Book Expo America, the US publishing industry’s annual conference (“like fashion week but for book people”), has ended and its bespectacled and tote bag-lugging masses have now retreated to their book-filled lairs to lick their wounds (read: put Band-Aids on blistered feet) and offer thanks to the publishing gods that they need not return to the Jacob K. Javits Convention Center for at least another two years. (BEA—long a New York staple—moves to Chicago for 2016, and hasn’t yet announced its 2017 location.)
“There’s a culture of complaining about BEA before, during, and after the conference itself,” Oyster editorial director Kevin Nguyen said, “it’s one of those necessary evils you have to put up with—like, ahem, low wages—if you want to be in publishing.”
Certainly complaining about BEA is one of the book industry’s more florid outlets for stress. The Javits Center is “definitely the Hell Mouth,” according to Kickstarter publishing community manager Maris Kreizman. “A gymnasium from hell,” from author Cori McCarthy. Melville House, meanwhile, tweets Hieronymus Bosch paintings as show floor maps.
It’s not all bad. Mark Krotov, a senior editor at Melville House, talked with his coworker Alex Shephard, the publisher’s director of digital media, last week on the Melville House blog about the strange disconnect between all the genuinely good things about BEA and the social pressure to come up with a new and creative ways to compare it to actual hell.
“I think it offers an amazing look at the very large and very diverse ecosystem that is book publishing,” he said. “It’s probably the best way for people in book publishing to see how large their world is–that publishing encompasses Chinese printing companies and creepy Scientologist publishing houses (with good free candy) and men dressed as ancient Greek warriors, and academic presses I’ve never heard of. It’s not a complete picture by any means, but it’s a fascinating one.”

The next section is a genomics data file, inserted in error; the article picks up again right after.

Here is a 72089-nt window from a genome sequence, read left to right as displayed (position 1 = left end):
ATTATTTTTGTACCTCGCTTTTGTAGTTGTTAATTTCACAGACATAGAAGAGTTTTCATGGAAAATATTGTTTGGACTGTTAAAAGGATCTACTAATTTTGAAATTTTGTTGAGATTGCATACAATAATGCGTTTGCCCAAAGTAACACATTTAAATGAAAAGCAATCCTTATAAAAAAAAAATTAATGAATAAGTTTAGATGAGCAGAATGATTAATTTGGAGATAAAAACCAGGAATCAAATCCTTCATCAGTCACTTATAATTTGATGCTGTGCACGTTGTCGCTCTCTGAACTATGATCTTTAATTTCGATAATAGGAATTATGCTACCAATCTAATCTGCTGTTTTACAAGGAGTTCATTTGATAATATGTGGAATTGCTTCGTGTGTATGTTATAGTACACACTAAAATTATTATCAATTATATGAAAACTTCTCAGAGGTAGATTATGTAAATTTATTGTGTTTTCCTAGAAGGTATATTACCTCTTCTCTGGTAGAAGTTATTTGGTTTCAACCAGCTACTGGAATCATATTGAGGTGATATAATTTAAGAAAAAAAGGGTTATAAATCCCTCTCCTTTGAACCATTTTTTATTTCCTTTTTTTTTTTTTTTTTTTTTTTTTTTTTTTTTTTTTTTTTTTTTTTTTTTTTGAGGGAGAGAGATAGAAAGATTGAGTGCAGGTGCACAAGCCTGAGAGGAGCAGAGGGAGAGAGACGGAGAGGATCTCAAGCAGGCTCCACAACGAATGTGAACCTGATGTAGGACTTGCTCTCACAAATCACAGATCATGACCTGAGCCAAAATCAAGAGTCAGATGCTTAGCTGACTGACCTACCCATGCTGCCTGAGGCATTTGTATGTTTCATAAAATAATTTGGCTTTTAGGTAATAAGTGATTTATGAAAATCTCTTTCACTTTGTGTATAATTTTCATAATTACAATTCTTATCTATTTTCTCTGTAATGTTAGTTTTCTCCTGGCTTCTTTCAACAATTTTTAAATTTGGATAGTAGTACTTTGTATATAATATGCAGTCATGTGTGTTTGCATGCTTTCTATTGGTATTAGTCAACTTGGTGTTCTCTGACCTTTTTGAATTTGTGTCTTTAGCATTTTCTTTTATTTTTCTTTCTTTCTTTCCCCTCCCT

I’ve pretty roundly enjoyed the BEAs I’ve attended, though by Friday afternoon I’m inhaling a McFlurry from the McDonald’s on 10th Avenue and looking forward to falling asleep before 9pm. I’ve snagged galleys, spied Tim Gunn, and, once, snapped a blurry, distant picture of Grumpy Cat, who was sitting on a bed in the Chronicle booth, her head held up and out by a handler so that the line of people that wrapped around the booth could take a photo with her famous face. That was probably the saddest thing I ever saw at BEA. Like me, BEA’s attendees have experiences that run the gamut. Here, gleaned from Twitter and email, are some of my favorite:
Maureen Johnson, author
Imagine having a panic attack inside a Faraday cage—that’s what the Javits Center is.
Katie Adams, book editor, Liveright
I’d been back from maternity leave—after having my first child—for about a month, and I was still nursing. I was assured by the website of the Javits Center that I could pump (with my chic and subtle portable breast pump suitcase) in the infirmary. What I discovered was that not only was the infirmary located in the remote bowels of the building, but the room they had available was horrendous. I sat on a folding chair because the couch was covered with a visibly dirty, used sheet, and there was hair all over the floor. I felt a bit like a criminal in a makeshift dungeon. A clean room really seems like the bare minimum they could provide in order to avoid making a new mother feel vulnerable and discouraged. At the time especially, I was in tears. It was degrading.
Sara Zarr, author
I will always remember BEA & Javits as the place I contracted swine flu.
Emily Hughes, digital marketing associate, Penguin Random House
It is honestly my considered opinion that every hour you spend in the Javits Center takes ten minutes off your life.
Kelly P. Simmon, publicist, Inkslinger PR
I had a woman climb onto my back three years ago to try to get a galley.
Liberty Hardy, bookseller, RiverRun Bookstore
I had my front tooth knocked out on the bus on my way to BEA a few years ago.
Dustin Kurtz, marketing and publicity
All my most tragic details are versions of “haha I don’t know what to do with my hands why did I come to this party why am I alive.”